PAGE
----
I went K–12 to a terrible public school. My high school didn’t offer AP classes, and in four years, I only had to read one book. There wasn’t even soccer. This is not a humblebrag! I left home woefully unprepared for college, and without that preparation, I left college without having learned much there either. You know all those important novels that everyone’s read? I haven’t. I know nothing about poetry, very little about art, and please don’t quiz me on the dates of the Civil War. I’m not proud of my ignorance. But guess what the horrible result is? I’m doing fine. I’m not saying it’s a good thing that I got a lame education. I’m saying that I survived it, and so will your child, who must endure having no AP calculus so that in 25 years there will be AP calculus for all.
By the way: My parents didn’t send me to this shoddy school because they believed in public ed. They sent me there because that’s where we lived, and they weren’t too worried about it. (Can you imagine?) Take two things from this on your quest to become a better person: 1) Your child will probably do just fine without “the best,” so don’t freak out too much, but 2) do freak out a little more than my parents did—enough to get involved.
Also remember that there’s more to education than what’s taught. As rotten as my school’s English, history, science, social studies, math, art, music, and language programs were, going to school with poor kids and rich kids, black kids and brown kids, smart kids and not-so-smart ones, kids with superconservative Christian parents and other upper-middle-class Jews like me was its own education and life preparation. Reading Walt Whitman in ninth grade changed the way you see the world? Well, getting drunk before basketball games with kids who lived at the trailer park near my house did the same for me. In fact it’s part of the reason I feel so strongly about public schools.
While in 2013 this just sounds like Slate clickbait, this ideology was, I recall, the common view among middle and upper-middle Jewish parents in the San Fernando Valley in 1968. As a parochial school student, my Jewish friends made clear that their parents considered Catholics attending Catholic school to be un-American.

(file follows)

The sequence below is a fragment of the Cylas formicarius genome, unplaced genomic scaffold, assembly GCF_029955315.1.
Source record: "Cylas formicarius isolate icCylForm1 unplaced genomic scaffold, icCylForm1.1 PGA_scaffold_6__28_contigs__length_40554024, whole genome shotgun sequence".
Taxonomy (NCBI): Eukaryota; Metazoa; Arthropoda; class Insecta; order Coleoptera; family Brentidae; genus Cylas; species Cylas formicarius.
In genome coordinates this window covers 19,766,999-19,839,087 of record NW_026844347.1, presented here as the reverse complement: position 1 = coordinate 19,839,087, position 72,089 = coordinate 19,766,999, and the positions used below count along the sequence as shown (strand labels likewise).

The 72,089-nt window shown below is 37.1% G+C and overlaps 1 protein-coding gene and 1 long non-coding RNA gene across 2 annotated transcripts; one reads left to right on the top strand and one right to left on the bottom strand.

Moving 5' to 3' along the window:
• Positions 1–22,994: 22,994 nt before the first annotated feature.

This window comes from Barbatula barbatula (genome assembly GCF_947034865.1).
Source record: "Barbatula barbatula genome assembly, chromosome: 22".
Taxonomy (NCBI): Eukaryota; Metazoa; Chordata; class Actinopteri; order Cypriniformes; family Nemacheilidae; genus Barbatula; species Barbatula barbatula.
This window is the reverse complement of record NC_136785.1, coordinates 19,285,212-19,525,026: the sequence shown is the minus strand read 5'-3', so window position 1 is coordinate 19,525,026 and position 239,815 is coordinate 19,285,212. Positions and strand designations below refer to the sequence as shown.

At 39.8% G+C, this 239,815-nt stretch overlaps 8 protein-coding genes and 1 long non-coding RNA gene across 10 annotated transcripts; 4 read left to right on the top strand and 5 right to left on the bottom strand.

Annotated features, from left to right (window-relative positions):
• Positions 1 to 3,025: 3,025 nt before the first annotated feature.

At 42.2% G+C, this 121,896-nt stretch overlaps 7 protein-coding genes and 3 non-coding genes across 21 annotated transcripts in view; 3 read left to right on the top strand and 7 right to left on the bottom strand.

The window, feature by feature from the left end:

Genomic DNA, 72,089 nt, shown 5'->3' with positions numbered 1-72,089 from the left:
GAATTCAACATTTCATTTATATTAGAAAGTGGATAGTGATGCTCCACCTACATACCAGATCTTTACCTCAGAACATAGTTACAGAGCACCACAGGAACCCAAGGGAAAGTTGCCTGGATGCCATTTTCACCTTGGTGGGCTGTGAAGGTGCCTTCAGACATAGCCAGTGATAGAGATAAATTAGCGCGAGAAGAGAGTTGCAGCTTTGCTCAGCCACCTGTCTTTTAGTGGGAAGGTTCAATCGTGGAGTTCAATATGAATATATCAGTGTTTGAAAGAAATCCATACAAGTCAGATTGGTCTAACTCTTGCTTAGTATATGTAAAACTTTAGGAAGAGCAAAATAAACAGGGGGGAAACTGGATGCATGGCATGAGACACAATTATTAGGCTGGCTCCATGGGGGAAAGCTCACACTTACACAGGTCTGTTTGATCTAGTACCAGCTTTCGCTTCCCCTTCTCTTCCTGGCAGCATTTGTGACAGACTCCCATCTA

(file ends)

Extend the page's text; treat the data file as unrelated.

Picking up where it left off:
And guess what? Public school worked fine for them. The public schools were full of smart Jewish kids.
I was talking to my dentist about his upbringing. He's nice Jewish guy the same age as me from Sherman Oaks in the San Fernando Valley, and I realized that his parents never paid a dime of tuition for his education: Millikan Junior High, Grant H.S., Valley J.C., Cal State Northridge, and UCLA Dental School.
This pro-public school ideology worked well until busing from South-Central to the Valley was imposed in the late 1970s. The political resistance to busing in the Valley was led by Jewish moms like Bobbie Fiedler and Roberta Weintraub, and Jewish dads like Alan Robbins. They eventually had some success, but the tradition that Jews send their children to public schools was broken, and then the Hispanic influx overwhelmed LAUSD.
Nowadays in contrast, Jewish parents in Sherman Oaks almost always send their kids to private schools (there are vastly more private Jewish schools in the Valley today than when I was a kid) at least from sixth grade onward, move to the Las Virgenes school district, or figure out a way to get their children into magnet programs.
But, does it have to be this way? What if all upper middle class parents sweet-talked or badgered each other into sending their children to public school?
It's starting to happen in Lower Manhattan.
The nirvana of gentrification is Good Public Schools.
Benedikt repeats the usual talking points about how public schools will be great if parents just demanded More Resources. Of course, the most valuable resource is Good Students. And, indeed, parents can play a big role in that. For example, when my wife finally figured out how to get into our son into Millikan Middle School's fine elite programs, she talked the parents of my son's two best friends into transferring with him from the Lutheran school they were attending. (One of the pair is now at the U. of Chicago.)